DEMOS identifies teacher need for more professional dialogue and reflection

A new 28-page DEMOS report, DIY Professionalism, looks at the future of teaching and identifies a need for more space for professional dialogue and reflection. Perhaps what we’re seeing with educational blogging is that latent demand finding an outlet, enabled by the emergence of easy-to-use blogging tools?
DEMOS don’t consider the role technology might play, preferring instead to make analogies with water-cooler conversations.

The water-cooler has become a powerful metaphor as a central junction box in the hidden wiring of workplace conversations. It’s where events’ real significance is worked out. To support the skills and confidence DIY professionalism demands of staff and to connect up their experiments with professional roles and protocols,teaching needs more of these kinds of conversations.Conversations around the water-cooler require three things; a place to meet and talk (the cooler), shared experiences and rituals to talk about (an un-missable television programme, the Christmas party) and a sense of connection and recognition. As we have seen, teachers today lack something of all three. The focus of school reform on the ‘what and how’ of delivery has limited spaces for professional dialogue and reflection. (DIY Professionalism, John Craig and Catherine Fieschi, May 2007 Page 25, link )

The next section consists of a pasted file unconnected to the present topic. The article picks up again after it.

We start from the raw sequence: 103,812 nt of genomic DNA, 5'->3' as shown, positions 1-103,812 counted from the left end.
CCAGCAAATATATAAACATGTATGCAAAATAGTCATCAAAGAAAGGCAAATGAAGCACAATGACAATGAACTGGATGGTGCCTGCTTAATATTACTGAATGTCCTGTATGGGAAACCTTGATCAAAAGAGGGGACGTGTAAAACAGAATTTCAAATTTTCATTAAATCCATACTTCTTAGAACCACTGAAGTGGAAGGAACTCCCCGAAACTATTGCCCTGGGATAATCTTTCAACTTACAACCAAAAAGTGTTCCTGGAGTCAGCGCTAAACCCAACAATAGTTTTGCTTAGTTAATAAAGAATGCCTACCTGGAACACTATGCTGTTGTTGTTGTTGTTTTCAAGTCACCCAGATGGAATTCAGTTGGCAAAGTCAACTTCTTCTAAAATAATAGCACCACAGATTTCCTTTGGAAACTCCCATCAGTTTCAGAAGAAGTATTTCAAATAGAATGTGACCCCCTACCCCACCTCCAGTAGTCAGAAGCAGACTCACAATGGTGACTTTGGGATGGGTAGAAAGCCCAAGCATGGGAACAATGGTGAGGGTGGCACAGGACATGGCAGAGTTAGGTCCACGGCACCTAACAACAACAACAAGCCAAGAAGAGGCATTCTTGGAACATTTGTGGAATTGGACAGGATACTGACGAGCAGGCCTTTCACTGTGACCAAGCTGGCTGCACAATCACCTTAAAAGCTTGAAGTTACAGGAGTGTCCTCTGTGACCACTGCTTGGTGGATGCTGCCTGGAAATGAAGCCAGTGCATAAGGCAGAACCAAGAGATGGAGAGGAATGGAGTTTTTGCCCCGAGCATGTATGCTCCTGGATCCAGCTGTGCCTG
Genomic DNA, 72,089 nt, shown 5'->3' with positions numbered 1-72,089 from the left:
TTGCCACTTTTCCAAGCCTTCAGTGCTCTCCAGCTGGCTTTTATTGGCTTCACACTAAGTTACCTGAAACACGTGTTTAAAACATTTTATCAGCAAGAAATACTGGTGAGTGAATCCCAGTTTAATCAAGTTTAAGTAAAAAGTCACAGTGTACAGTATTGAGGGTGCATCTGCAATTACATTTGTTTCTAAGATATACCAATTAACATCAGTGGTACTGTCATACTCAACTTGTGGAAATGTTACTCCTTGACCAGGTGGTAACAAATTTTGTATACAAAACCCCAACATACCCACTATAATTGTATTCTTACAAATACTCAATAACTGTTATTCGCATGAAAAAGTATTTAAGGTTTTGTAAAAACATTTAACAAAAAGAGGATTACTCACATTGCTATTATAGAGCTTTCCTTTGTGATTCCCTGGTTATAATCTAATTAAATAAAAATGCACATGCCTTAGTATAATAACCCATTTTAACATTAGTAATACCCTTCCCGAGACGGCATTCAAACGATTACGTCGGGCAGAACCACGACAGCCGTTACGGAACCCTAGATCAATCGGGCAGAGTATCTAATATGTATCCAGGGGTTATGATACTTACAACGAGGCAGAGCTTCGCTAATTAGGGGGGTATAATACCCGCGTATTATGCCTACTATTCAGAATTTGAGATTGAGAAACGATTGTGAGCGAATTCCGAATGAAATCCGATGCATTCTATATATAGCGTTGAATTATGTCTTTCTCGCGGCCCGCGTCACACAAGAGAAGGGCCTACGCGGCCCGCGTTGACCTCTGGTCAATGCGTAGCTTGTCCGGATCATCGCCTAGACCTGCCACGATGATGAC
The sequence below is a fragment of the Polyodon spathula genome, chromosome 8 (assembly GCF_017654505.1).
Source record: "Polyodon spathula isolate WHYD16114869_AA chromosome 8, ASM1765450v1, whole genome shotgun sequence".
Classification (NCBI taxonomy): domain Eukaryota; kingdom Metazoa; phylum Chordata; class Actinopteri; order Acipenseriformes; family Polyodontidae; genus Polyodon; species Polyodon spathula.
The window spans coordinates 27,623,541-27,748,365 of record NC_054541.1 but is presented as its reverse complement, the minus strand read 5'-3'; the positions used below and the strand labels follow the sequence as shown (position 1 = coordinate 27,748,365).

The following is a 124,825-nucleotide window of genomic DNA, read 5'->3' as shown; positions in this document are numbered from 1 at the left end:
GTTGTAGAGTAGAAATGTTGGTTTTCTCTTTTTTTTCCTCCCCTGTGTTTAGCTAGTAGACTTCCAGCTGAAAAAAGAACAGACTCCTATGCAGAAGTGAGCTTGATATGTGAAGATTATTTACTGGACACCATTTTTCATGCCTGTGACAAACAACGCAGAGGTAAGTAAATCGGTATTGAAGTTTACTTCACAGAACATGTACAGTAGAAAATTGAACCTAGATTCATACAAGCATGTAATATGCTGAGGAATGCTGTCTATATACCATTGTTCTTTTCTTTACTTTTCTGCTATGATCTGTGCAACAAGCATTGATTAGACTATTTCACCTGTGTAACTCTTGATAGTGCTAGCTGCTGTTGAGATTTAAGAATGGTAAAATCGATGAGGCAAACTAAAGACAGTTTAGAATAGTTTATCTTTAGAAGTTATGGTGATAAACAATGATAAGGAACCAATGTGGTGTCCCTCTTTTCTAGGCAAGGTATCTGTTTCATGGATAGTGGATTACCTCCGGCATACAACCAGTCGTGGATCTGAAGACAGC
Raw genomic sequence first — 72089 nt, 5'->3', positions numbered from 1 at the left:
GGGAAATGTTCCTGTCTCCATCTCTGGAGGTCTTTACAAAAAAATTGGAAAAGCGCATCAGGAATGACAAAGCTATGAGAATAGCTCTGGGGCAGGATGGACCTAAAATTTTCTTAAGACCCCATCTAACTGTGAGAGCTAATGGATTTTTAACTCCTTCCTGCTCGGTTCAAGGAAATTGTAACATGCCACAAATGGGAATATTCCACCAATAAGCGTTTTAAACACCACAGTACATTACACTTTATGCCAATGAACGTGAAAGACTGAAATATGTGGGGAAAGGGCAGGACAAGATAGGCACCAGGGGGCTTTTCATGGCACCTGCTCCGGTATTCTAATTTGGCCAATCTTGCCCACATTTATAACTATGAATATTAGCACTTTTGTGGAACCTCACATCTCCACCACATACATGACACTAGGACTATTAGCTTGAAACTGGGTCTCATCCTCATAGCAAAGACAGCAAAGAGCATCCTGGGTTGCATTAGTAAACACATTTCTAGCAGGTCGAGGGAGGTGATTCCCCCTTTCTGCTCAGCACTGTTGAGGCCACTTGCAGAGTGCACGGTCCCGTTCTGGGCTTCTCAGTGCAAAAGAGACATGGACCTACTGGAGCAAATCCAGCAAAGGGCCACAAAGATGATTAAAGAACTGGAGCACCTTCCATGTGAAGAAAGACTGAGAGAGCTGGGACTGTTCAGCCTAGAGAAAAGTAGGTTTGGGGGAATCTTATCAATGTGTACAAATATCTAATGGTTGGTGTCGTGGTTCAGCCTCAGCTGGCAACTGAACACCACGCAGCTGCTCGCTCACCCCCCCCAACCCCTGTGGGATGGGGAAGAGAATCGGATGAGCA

Educational blogging can clearly enable these conversations in a way that meets some of the DEMOS requirements:

  1. a place to meet and talk
  2. shared experiences and rituals
  3. a sense of connection and recognition

The report includes many useful proposals that could help with development of our on-line community in East Lothian.

Published by

David Gilmour

Learning Technologist East Lothian Council

One thought on “DEMOS identifies teacher need for more professional dialogue and reflection”

  1. Hi David! Thanks for the comment. I meant to reply to your previous comment earlier this year but got caught up in the whole exams and Highers thing!
    I am starting to use it now and myself and another guy at school are going to use it to share ideas, Qs and As, and a whole load of other related stuff on Advanced Higher Computing with another pupil in Musselburgh since he is the only pupil studying it there. It will be a good and straight forward system for this sort of thing.

    After I’ve used it for a short while I’ll give you some feedback on what I think.


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